NYT op-doc on medical pot grower in MT who faces life in prison

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11 Responses to “NYT op-doc on medical pot grower in MT who faces life in prison”

  1. EH says:

    Tell me the NYT didn’t embargo this story until after the election.

  2. Alpacaman says:

     Can someone please explain to me (as a(n ignorant) foreigner) how Federal and State laws can differ? Who then enforces what? Is anything done about discrepancies?

    • My understanding is that the original intention of the US founders was that the Constitution would really be the extent of the federal government. It sets up our basic human rights and the way that the executive, judicial, and legislative branches work. The intention was that the federal government would be a regulatory body for the state governments, meaning laws could vary widely between states as long as they upheld the basic rights set forth in the constitution. However, it hasn’t worked out that way. The federal government has seen fit to make laws about drugs, marriage, and a huge variety of other things that they really don’t have the constitutional right to stick their nose in (and I’m saying this as a liberal– although I do think marriage should be a human right). At this point, the feds can basically pull rank over the state. I don’t know if the state really has any recourse.

      • Alpacaman says:

         Great, this makes more sense to me now, cheers.

      • C W says:

        “The federal government has seen fit to make laws about drugs, marriage, and a huge variety of other things that they really don’t have the constitutional right to stick their nose in”

        Civil Rights legislation of all variety…

    • AnthonyC says:

      Corl has the right idea. Historically, the states would have each been sovereign after the revolution but chose to join together to form the US. The Constitution explains what powers the Federal gov’t should have. Over the years the federal gov’t has expanded beyond that by interpreting vague passages broadly. For example, the power to regulate interstate commerce has over time expanded to include any product, any part of which crosses state lines – including drugs. When lawsuits challenge whether a state or the federal government has the power to pass and enforce a law it has passed, the Supreme Court gets to decide who is right. It can declare laws (federal or state) or parts of laws unconstitutional.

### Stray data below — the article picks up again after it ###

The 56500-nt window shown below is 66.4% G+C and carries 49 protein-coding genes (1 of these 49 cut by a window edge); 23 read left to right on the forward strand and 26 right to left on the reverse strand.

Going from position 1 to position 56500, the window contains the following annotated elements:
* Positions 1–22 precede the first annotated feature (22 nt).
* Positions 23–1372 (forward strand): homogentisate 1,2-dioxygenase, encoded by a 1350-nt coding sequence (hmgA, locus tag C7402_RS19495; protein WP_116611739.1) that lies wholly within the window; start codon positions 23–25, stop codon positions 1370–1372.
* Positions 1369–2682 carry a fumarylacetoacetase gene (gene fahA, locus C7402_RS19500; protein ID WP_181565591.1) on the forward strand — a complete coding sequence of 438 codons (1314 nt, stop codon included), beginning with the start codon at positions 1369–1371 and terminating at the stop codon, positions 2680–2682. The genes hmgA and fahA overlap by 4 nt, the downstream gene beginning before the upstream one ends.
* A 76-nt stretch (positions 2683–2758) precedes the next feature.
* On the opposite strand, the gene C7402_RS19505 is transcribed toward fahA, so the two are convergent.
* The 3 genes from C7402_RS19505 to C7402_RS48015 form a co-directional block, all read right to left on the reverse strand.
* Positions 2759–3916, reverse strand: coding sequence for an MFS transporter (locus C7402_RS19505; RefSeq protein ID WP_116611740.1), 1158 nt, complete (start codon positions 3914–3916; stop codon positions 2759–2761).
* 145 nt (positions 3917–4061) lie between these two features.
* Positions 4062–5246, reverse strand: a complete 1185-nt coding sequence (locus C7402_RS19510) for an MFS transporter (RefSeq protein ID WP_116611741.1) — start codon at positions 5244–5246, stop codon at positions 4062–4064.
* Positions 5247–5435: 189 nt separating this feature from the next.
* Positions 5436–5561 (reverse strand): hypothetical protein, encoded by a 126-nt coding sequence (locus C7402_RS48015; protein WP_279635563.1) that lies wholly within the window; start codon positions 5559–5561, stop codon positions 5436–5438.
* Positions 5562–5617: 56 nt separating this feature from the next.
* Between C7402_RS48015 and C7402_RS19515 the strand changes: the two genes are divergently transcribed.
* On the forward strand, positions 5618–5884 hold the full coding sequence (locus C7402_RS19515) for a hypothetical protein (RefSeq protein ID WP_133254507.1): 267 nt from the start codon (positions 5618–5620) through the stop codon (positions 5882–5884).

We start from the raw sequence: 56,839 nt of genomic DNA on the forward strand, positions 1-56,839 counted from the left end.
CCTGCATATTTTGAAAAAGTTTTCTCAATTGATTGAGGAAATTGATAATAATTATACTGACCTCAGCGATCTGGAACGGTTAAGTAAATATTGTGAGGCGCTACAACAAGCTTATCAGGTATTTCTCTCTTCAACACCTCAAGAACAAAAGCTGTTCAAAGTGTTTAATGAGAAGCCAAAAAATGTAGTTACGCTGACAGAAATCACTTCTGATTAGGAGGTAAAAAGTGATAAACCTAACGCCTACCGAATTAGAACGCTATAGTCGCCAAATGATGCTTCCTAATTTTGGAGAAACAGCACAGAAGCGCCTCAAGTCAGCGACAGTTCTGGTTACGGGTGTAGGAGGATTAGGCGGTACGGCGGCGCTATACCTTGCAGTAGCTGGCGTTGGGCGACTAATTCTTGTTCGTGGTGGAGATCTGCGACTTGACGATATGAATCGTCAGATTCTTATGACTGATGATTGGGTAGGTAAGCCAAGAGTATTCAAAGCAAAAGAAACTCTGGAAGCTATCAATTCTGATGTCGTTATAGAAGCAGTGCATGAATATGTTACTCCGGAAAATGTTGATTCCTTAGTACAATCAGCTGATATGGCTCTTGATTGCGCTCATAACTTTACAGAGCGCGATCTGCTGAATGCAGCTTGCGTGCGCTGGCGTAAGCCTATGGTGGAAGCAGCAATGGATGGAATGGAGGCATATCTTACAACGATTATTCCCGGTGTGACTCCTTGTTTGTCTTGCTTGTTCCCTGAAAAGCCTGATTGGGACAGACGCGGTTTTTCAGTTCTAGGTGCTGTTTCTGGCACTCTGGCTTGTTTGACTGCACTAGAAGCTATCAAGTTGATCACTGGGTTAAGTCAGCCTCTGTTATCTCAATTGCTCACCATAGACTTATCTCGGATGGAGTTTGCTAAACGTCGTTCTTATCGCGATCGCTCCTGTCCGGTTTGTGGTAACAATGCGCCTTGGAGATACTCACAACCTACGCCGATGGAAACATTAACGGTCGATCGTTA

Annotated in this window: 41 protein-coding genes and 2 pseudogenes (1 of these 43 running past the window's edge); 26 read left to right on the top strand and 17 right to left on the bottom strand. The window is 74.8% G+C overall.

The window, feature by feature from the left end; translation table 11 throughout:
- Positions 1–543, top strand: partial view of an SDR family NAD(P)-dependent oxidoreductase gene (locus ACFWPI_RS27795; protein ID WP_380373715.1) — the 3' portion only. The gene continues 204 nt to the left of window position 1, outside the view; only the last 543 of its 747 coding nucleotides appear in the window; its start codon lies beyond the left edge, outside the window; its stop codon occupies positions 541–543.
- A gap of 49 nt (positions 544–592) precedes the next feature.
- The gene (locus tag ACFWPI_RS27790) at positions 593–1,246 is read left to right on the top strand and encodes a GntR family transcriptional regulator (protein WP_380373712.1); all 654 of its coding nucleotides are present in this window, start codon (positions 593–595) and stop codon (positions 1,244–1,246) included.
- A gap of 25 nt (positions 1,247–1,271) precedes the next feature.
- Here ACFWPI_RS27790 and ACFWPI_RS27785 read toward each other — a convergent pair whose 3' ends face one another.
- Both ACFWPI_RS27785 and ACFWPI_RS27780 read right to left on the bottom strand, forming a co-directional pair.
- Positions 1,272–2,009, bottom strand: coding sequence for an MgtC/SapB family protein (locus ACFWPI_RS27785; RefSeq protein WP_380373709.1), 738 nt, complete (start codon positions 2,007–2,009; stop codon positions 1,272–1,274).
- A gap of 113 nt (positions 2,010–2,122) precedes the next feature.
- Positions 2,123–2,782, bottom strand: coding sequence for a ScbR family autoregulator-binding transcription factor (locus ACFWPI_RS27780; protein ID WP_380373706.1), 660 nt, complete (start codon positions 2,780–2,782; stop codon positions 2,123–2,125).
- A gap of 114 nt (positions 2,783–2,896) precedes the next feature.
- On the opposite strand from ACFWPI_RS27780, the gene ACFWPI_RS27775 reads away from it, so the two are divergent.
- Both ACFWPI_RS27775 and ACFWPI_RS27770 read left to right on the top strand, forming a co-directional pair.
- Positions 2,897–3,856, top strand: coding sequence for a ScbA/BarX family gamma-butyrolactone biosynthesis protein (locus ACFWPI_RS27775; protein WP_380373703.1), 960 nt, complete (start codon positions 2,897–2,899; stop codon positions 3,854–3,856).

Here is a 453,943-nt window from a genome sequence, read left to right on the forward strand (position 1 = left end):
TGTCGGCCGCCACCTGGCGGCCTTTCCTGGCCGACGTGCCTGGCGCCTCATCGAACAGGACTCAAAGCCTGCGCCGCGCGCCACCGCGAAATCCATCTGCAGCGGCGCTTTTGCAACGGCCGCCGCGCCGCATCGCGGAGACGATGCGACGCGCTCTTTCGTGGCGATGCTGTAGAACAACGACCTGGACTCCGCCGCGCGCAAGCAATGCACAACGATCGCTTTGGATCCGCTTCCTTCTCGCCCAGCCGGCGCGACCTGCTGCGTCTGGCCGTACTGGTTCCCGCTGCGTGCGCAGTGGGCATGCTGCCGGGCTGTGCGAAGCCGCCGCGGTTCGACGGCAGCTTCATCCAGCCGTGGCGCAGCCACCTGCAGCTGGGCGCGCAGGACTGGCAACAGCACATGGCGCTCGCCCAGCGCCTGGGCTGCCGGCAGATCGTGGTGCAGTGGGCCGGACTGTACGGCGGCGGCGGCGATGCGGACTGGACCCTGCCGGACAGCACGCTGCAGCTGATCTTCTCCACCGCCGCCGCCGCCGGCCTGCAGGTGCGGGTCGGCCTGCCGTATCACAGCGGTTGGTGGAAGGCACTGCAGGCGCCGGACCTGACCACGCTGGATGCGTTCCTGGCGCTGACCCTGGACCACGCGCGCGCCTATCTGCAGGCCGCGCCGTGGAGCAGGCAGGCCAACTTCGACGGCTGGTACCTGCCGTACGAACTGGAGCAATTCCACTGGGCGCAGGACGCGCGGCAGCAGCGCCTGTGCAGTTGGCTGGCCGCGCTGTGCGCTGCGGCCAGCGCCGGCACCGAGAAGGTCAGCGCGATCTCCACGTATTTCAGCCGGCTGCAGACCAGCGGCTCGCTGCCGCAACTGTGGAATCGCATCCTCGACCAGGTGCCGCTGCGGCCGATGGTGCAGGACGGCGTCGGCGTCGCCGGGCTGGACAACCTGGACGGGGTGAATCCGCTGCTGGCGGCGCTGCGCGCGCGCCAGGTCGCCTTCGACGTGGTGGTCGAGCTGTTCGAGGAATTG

In this particular instance, both the federal and state governments have laws about marijuana. Essentially, what the states are doing is saying “We are no longer going to prosecute people for marijuana use at the state level under these conditions,” and in some cases “We aren’t going to help the federal government enforce their laws either.” But the federal government can and does do its own investigating and prosecuting, which is what is going on here.

  3. boise427 says:

    If every federal agent involved in this were fired tomorrow and not replaced, the country would be better off.

  4. anansi133 says:

    I’m curious now about the fate of state prisoners in CO and WA who are now serving time for something that is no longer illegal. Do they get transferred to federal facilities? Do they get to go free?

    I imagine those serving in federal prsions for these crimes are just SOL, they merely enjoy a status change from petty criminal to political prisoner.

  5. Jack Acme says:

    Be sure to check out the Times Op-Ed from 11/7 by one Ed Gogek entitled “A Bad Trip For Democrats.” The writer claims to be an expert on addiction and lays out some typical arguments against medicalization or legalization. The punch line is that the guy is a homeopath!

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